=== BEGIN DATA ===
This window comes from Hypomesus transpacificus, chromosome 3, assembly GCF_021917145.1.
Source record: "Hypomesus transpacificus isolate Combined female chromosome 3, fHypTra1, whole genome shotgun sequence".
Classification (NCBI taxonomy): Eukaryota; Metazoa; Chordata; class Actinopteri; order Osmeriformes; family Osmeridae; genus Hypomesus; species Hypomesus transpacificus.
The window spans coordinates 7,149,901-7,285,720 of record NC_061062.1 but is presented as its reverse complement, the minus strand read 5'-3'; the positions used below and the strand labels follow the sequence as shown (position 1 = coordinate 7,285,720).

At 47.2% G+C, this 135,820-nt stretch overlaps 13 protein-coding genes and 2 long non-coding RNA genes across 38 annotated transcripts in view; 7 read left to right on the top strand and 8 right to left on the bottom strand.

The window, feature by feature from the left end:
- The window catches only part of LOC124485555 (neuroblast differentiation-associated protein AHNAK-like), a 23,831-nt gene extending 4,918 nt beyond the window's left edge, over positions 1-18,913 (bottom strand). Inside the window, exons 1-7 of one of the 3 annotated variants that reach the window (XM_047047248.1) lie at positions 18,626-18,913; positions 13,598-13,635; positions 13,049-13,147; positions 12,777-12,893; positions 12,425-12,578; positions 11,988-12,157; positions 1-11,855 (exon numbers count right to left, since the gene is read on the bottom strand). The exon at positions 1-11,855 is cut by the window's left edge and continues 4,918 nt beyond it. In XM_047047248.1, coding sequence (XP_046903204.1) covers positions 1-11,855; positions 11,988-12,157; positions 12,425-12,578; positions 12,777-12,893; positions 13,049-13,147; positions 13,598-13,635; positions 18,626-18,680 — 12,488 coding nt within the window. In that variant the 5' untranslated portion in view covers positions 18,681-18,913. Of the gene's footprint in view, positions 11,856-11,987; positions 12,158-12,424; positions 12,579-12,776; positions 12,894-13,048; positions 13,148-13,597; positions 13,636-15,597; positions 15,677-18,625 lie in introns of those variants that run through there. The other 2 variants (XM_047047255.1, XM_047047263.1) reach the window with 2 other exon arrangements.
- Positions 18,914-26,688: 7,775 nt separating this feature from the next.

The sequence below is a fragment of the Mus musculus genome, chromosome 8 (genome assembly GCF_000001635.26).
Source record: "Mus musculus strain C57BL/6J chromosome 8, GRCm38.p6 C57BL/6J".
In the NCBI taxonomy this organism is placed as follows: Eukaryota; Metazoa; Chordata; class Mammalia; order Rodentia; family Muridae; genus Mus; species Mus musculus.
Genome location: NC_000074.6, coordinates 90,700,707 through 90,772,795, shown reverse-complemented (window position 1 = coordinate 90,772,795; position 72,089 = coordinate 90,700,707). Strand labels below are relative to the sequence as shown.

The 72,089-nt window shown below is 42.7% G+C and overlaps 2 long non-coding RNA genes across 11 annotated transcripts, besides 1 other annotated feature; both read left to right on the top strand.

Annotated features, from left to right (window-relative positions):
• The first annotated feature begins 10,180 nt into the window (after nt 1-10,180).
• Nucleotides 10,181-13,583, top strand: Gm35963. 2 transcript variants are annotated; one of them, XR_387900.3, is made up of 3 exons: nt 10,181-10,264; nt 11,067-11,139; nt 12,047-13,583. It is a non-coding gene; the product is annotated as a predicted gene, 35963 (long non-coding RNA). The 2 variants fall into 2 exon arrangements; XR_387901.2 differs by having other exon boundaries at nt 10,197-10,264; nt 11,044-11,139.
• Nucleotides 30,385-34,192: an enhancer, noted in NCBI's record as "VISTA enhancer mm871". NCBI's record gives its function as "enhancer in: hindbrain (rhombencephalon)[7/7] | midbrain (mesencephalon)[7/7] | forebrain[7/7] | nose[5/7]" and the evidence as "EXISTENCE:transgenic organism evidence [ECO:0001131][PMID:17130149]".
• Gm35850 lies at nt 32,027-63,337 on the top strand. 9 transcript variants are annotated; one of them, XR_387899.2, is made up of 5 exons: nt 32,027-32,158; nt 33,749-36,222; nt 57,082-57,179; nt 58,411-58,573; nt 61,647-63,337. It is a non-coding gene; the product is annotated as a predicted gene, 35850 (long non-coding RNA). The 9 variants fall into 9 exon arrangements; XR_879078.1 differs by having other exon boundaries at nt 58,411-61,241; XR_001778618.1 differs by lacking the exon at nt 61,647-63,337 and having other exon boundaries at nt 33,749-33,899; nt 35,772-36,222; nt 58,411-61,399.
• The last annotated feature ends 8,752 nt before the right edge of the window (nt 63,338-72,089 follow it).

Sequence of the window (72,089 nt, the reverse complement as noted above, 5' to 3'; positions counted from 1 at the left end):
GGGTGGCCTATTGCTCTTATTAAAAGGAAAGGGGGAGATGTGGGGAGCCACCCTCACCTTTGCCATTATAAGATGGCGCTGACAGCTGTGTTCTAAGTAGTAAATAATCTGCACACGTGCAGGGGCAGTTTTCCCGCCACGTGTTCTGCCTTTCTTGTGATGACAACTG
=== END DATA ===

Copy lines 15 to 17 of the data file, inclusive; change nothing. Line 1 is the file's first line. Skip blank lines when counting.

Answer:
• The first annotated feature begins 10,180 nt into the window (after nt 1-10,180).
• Nucleotides 10,181-13,583, top strand: Gm35963. 2 transcript variants are annotated; one of them, XR_387900.3, is made up of 3 exons: nt 10,181-10,264; nt 11,067-11,139; nt 12,047-13,583. It is a non-coding gene; the product is annotated as a predicted gene, 35963 (long non-coding RNA). The 2 variants fall into 2 exon arrangements; XR_387901.2 differs by having other exon boundaries at nt 10,197-10,264; nt 11,044-11,139.
• Nucleotides 30,385-34,192: an enhancer, noted in NCBI's record as "VISTA enhancer mm871". NCBI's record gives its function as "enhancer in: hindbrain (rhombencephalon)[7/7] | midbrain (mesencephalon)[7/7] | forebrain[7/7] | nose[5/7]" and the evidence as "EXISTENCE:transgenic organism evidence [ECO:0001131][PMID:17130149]".